Other Salmonella infections involve gastroenteritis, usually seen in large epidemics among individuals eating contaminated food. After incubating for 8—48 hours the organisms cause a sudden onset of abdominal pain and watery diarrhea, usually with mucus or blood.

Low grade fever is common, and symptoms usually subside within 2—5 days. Public health organizations often attempt to isolate the germ carrier, in order to prevent the spread of this epidemic. The most important preventive, besides food surveillance, is personal hygiene, including hand washing.

Minimizing the time that foods are allowed to sit at room temperature reduce the chances of growth of these infectious organisms. The rule-of-thumb to prevent bacterial food poisoning is known as the two-forty-one hundred forty (2—40—140) rule.

Simply explained, it means that any susceptible food—meat, milk, mayonnaise, poultry, custard, etc.— must never be left longer than two hours at a temperature either above 40 degrees F. or below 140 degrees F. Both refrigerated and hot foods are able to inhibit the multiplication of bacteria, thus avoiding toxin formation that would otherwise cause food borne disease.

Shigellosis is an acute self-limited infection of the intestinal tract, characterized by diarrhea, fever, and abdominal pain. This is frequently called bacillary dysentery. Severe dehydration may result in some patients who are not given adequate fluids during the diarrhea stage.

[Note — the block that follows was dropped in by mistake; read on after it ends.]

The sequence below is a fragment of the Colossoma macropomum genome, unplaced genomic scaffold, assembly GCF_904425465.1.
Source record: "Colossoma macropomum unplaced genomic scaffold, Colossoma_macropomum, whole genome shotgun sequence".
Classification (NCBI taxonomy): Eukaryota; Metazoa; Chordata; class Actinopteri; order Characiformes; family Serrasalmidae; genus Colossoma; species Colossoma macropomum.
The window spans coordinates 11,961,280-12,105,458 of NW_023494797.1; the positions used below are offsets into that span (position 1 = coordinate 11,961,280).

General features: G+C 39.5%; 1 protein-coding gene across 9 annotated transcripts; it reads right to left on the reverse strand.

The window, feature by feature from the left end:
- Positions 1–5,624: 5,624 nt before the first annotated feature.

As in Salmonella infections, the treatment of Shigellosis is primarily supportive, with the correction of salt or fluid abnormalities, followed by an uneventful convalescence. Proper sanitation and adequate sewage disposal will prevent most of these infections.

Hemophilus Infections

These bacteria, called Hemophilus, cause a variety of diseases. Pharyngitis (sore throat) is commonly seen in children. At times the throat may become severely inflamed, producing inflammation of the valve behind the tongue, the epiglottis (epiglotitis).

Shortness of breath, with a reddened, swollen, stiff epiglottis may constitute a medical emergency. Croup also develops in children with a raspy cough, and profound fluid accumulation in the larynx and trachea. If not treated promptly with cool mist and supportive measures it can prove fatal.

Pneumonia caused by the Hemophilus organism is usually seen in children, as is also otitis media, a middle ear infection, and meningitis. In these complications prompt bacterial isolation with the appropriate medical treatment will usually prove effective.


Brucellosis or undulant fever is caused by microorganisms transmitted from domestic animals. The acute illness is characterized by fever, while weakness and vague complaints may persist for months to years, when the disease becomes chronic. Three species are found in goats, hogs, and cattle.